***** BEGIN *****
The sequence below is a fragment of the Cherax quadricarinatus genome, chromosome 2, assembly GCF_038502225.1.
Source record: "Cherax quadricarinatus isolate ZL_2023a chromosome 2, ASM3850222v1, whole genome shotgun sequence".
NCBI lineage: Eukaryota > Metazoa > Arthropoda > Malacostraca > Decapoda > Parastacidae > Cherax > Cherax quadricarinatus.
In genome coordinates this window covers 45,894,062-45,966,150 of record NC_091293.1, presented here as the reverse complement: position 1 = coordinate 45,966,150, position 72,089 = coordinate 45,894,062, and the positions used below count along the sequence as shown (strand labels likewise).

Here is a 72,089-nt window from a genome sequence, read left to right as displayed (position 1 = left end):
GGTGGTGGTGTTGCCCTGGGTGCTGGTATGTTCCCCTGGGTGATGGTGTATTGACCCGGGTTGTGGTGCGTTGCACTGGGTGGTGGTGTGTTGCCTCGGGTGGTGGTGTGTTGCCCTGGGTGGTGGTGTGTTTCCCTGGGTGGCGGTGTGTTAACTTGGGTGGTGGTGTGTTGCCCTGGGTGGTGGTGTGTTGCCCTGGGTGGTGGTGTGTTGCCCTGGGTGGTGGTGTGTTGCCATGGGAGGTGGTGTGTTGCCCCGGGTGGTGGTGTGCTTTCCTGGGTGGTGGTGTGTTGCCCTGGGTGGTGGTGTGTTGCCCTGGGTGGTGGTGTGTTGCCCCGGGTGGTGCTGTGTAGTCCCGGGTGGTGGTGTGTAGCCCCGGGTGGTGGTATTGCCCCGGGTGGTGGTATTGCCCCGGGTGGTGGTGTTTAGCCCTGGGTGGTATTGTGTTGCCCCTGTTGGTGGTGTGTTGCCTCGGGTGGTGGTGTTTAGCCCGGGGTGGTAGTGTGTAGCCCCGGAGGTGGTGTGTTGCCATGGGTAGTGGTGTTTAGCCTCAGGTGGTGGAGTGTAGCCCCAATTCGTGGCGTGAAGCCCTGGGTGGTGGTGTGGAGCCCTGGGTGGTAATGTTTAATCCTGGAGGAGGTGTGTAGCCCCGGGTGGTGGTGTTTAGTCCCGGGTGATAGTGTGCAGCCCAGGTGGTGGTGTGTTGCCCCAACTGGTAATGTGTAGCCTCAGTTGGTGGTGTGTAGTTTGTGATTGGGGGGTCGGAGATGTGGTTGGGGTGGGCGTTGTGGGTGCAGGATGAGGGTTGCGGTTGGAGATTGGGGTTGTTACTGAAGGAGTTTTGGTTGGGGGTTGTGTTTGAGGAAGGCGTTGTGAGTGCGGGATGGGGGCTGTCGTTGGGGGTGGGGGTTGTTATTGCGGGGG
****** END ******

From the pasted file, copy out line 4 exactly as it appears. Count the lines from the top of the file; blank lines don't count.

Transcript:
In genome coordinates this window covers 45,894,062-45,966,150 of record NC_091293.1, presented here as the reverse complement: position 1 = coordinate 45,966,150, position 72,089 = coordinate 45,894,062, and the positions used below count along the sequence as shown (strand labels likewise).